Energy. Environment. Economy.

Bill to monitor Marcellus Shale health effects reintroduced in state Senate

Kim McEvoy of Butler County is among the people who believe gas drilling made them sick.

Susan Phillips/ StateImpact Pennsylvania

Kim McEvoy of Butler County is among the people who believe gas drilling made them sick.

A bill aimed at creating an advisory panel to monitor potential public health effects of Marcellus Shale drilling has been reintroduced in the state Senate.

Senate President Pro Tem Joe Scarnati (R- Jefferson) first proposed the measure in 2013. He reintroduced it on Friday. SB 375 would create a nine-member advisory panel that would meet at least twice a year to consult with experts to analyze the health effects of natural gas extraction.

“There has been much discussion regarding the potential effects of Marcellus Shale drilling on public health and safety,” Scarnati wrote recently in a co-sponsorship memo.  ”The creation of an advisory panel will provide Pennsylvania with a critical asset in addressing any current or future impacts arising from the development of the Marcellus Shale.”

In 2011, former Gov. Tom Corbett’s Marcellus Shale Advisory Commission recommended that the state monitor public health impacts from drilling, however the legislature never allocated funding for it.

Last June StateImpact Pennsylvania reported on allegations by two former state health workers who said they were instructed to ignore public complaints about drilling. In response, the Department of Health changed its Marcellus Shale policies.

After New York State banned fracking in late 2014, citing health concerns, Governor Tom Wolf said he supports creating a registry for public health complaints.


  • Perryjeff

    There is nothing in Scarnati’s bill that requires the state to create a registry of health effects. All the bill does is create an advisory committee, with no authority to do aything except advise.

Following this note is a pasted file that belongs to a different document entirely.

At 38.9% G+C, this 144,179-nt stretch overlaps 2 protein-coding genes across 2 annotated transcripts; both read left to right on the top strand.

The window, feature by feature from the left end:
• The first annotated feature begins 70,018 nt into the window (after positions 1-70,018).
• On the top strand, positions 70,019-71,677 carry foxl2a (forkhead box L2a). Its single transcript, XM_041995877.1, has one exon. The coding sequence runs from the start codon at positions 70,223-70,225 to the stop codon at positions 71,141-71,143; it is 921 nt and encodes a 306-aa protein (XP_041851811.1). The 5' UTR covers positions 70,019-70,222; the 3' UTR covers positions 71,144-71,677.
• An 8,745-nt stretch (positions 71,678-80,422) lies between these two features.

There are hundreds of cases of individuals and families in PA who have reported health effects they believe come from exposure to fracking and drilling-related activities, but Scarnati isn’t interested in tracking those cases.
    However, Scarnati’s bill does require that any health experts consulted by the advisory committee meet “peer review” requirements, but doesn’t require the same of the “experts” they consult from the drilling industry.
    Seems to me that Scarnati’s bill is a smokescreen to distract from the need to create and fund a health registry for gas drilling/fracking health effects. Scarnati was responsible for killing the original health registry and funding contained in Act 13, before it passed on final consideration in 2012.
    No wonder New York state is banning fracking. They know that there is inadequate research into or tracking the health effects from drilling/fracking in states where fracking occurs, like PA.

  • Tam

    Scarnati needs to protect the water, air and health of the people of this state,and listen to the many fields of research and reports from medical doctors who are unfortunately seeing the effects of fracking and calling it a public health crisis. We are being sacrificed from well, to pipeline, to exportation in this plunder and no amount of money can bring life back to water or even the investors who did us wrong. No new wells, no more fracking.

  • Tam

    He and his peps continually say “potential” public health effects. Over 250 wells have been contaminated and finally admitted as such by the gas industry! And even then, they said, “only” 250 wells were contaminated! If your family for generations farmed and lived depending on clean well water, then, they have lost their livelihood and heritage. Did you try taking a shower with a few plastic gallons of water, or water the horses with bottled water?
    Can anyone sell a home without water???? No more wells.

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